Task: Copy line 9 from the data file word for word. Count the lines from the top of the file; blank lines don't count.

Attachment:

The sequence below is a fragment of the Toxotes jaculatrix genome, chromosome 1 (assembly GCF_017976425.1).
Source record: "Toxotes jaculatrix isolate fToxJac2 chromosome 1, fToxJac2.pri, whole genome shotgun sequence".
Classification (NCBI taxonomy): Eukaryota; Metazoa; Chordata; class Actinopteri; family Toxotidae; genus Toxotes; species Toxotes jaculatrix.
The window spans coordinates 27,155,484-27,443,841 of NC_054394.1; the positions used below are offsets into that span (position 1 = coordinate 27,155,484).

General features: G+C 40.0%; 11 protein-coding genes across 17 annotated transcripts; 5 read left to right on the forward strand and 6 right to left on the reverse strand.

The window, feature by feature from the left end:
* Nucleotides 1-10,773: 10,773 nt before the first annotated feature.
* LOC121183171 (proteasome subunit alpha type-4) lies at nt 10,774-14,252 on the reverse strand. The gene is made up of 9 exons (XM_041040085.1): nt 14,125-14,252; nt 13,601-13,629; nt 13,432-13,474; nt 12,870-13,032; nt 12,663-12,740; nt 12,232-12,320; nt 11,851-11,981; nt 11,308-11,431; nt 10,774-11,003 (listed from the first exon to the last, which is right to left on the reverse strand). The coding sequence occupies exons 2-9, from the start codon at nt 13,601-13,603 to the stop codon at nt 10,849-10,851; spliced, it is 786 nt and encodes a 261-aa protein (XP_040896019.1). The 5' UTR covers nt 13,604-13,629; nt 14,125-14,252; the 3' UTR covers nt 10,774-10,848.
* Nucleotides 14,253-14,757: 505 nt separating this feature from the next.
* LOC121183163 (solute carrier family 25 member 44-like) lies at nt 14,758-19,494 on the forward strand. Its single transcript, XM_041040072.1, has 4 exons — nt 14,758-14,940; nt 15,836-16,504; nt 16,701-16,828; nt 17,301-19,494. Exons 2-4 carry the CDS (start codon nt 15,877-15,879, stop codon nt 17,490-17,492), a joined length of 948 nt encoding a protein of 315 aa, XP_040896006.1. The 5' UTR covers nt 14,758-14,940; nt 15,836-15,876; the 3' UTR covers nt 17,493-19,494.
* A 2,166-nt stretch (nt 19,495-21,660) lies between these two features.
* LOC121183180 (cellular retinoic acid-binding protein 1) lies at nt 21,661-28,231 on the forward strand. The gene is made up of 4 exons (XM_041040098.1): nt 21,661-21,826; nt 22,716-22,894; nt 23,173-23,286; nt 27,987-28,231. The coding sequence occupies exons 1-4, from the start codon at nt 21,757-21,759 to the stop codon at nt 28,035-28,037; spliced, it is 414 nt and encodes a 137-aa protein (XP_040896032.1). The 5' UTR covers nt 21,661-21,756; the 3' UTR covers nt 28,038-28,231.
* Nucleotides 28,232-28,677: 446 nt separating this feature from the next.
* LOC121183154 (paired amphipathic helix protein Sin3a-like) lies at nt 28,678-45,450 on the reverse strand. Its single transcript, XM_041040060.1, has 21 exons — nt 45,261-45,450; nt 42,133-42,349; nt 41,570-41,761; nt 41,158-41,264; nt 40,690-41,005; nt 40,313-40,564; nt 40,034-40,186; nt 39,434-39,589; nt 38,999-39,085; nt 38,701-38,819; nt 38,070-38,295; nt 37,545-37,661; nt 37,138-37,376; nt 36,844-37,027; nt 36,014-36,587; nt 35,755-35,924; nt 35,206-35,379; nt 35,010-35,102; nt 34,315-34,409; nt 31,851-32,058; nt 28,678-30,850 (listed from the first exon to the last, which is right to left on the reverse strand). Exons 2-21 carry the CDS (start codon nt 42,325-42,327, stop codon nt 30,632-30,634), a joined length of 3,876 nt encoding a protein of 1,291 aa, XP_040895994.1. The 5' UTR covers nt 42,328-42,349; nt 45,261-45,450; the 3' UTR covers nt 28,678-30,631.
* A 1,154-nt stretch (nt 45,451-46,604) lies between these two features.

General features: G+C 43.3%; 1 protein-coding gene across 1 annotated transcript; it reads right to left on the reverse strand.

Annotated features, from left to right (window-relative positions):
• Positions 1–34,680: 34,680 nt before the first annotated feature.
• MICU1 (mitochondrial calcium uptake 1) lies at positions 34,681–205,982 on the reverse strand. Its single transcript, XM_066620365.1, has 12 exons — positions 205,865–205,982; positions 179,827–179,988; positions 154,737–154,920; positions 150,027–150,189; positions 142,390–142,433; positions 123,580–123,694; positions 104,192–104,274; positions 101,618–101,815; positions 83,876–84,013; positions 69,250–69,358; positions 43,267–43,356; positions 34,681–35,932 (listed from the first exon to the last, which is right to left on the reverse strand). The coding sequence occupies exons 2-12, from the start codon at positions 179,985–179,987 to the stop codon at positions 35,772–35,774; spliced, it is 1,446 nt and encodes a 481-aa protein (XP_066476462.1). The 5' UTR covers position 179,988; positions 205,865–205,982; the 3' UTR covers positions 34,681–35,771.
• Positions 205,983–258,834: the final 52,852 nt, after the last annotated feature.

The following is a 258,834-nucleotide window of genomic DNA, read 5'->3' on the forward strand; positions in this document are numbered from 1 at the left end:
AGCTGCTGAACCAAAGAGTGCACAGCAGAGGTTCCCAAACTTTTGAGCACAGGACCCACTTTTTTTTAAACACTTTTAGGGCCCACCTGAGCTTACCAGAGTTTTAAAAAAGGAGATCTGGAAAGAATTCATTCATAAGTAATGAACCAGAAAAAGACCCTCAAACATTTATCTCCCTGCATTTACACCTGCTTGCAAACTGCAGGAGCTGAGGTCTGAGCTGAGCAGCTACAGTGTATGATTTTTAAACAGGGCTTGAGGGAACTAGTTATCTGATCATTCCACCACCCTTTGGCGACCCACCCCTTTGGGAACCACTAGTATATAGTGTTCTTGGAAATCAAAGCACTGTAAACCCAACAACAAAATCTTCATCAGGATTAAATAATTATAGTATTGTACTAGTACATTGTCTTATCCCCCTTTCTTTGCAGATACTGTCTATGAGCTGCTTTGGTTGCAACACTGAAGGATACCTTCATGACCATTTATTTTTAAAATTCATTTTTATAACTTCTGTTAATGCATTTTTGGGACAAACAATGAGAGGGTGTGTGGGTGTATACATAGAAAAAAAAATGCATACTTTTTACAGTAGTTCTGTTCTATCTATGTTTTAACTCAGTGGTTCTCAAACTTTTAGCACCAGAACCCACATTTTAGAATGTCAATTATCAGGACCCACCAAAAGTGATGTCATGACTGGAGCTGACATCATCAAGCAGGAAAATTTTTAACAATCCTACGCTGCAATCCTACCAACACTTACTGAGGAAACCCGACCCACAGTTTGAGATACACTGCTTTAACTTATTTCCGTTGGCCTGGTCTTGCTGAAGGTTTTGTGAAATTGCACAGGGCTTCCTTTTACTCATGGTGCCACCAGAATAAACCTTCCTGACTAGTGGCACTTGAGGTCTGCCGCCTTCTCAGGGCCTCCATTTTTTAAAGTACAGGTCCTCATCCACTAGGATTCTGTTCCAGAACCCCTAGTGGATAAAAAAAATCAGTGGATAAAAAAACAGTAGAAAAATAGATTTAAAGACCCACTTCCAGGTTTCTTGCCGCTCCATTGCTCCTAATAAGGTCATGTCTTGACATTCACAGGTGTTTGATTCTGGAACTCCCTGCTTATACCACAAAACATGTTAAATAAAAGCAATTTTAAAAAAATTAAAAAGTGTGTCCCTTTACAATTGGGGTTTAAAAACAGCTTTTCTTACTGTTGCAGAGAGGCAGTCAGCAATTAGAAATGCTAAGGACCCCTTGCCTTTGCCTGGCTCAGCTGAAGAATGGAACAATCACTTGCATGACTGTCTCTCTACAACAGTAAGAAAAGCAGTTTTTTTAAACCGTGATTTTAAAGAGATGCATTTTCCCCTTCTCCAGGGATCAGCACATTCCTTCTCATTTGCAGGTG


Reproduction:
* Nucleotides 14,253-14,757: 505 nt separating this feature from the next.